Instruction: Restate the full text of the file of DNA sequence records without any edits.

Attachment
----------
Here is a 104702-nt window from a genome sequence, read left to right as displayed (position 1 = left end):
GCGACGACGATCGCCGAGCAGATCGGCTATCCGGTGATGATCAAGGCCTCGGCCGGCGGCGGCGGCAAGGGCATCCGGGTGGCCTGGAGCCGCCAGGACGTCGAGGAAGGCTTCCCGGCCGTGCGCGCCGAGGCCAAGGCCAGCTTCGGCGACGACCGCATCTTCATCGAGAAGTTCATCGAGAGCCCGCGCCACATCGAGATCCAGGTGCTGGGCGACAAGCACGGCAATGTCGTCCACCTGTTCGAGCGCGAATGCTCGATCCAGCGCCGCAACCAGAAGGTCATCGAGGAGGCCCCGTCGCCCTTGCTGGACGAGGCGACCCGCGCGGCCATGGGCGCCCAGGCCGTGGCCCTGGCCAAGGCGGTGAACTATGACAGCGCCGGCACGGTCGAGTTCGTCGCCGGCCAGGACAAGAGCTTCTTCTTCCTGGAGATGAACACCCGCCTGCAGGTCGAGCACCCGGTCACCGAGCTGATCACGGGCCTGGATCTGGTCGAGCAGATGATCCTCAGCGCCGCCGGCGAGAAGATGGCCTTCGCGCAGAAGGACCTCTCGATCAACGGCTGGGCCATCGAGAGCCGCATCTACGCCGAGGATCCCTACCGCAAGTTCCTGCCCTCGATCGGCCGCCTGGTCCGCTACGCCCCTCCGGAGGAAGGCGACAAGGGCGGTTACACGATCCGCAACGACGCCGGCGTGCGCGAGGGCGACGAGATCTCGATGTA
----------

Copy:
Here is a 104702-nt window from a genome sequence, read left to right as displayed (position 1 = left end):
GCGACGACGATCGCCGAGCAGATCGGCTATCCGGTGATGATCAAGGCCTCGGCCGGCGGCGGCGGCAAGGGCATCCGGGTGGCCTGGAGCCGCCAGGACGTCGAGGAAGGCTTCCCGGCCGTGCGCGCCGAGGCCAAGGCCAGCTTCGGCGACGACCGCATCTTCATCGAGAAGTTCATCGAGAGCCCGCGCCACATCGAGATCCAGGTGCTGGGCGACAAGCACGGCAATGTCGTCCACCTGTTCGAGCGCGAATGCTCGATCCAGCGCCGCAACCAGAAGGTCATCGAGGAGGCCCCGTCGCCCTTGCTGGACGAGGCGACCCGCGCGGCCATGGGCGCCCAGGCCGTGGCCCTGGCCAAGGCGGTGAACTATGACAGCGCCGGCACGGTCGAGTTCGTCGCCGGCCAGGACAAGAGCTTCTTCTTCCTGGAGATGAACACCCGCCTGCAGGTCGAGCACCCGGTCACCGAGCTGATCACGGGCCTGGATCTGGTCGAGCAGATGATCCTCAGCGCCGCCGGCGAGAAGATGGCCTTCGCGCAGAAGGACCTCTCGATCAACGGCTGGGCCATCGAGAGCCGCATCTACGCCGAGGATCCCTACCGCAAGTTCCTGCCCTCGATCGGCCGCCTGGTCCGCTACGCCCCTCCGGAGGAAGGCGACAAGGGCGGTTACACGATCCGCAACGACGCCGGCGTGCGCGAGGGCGACGAGATCTCGATGTA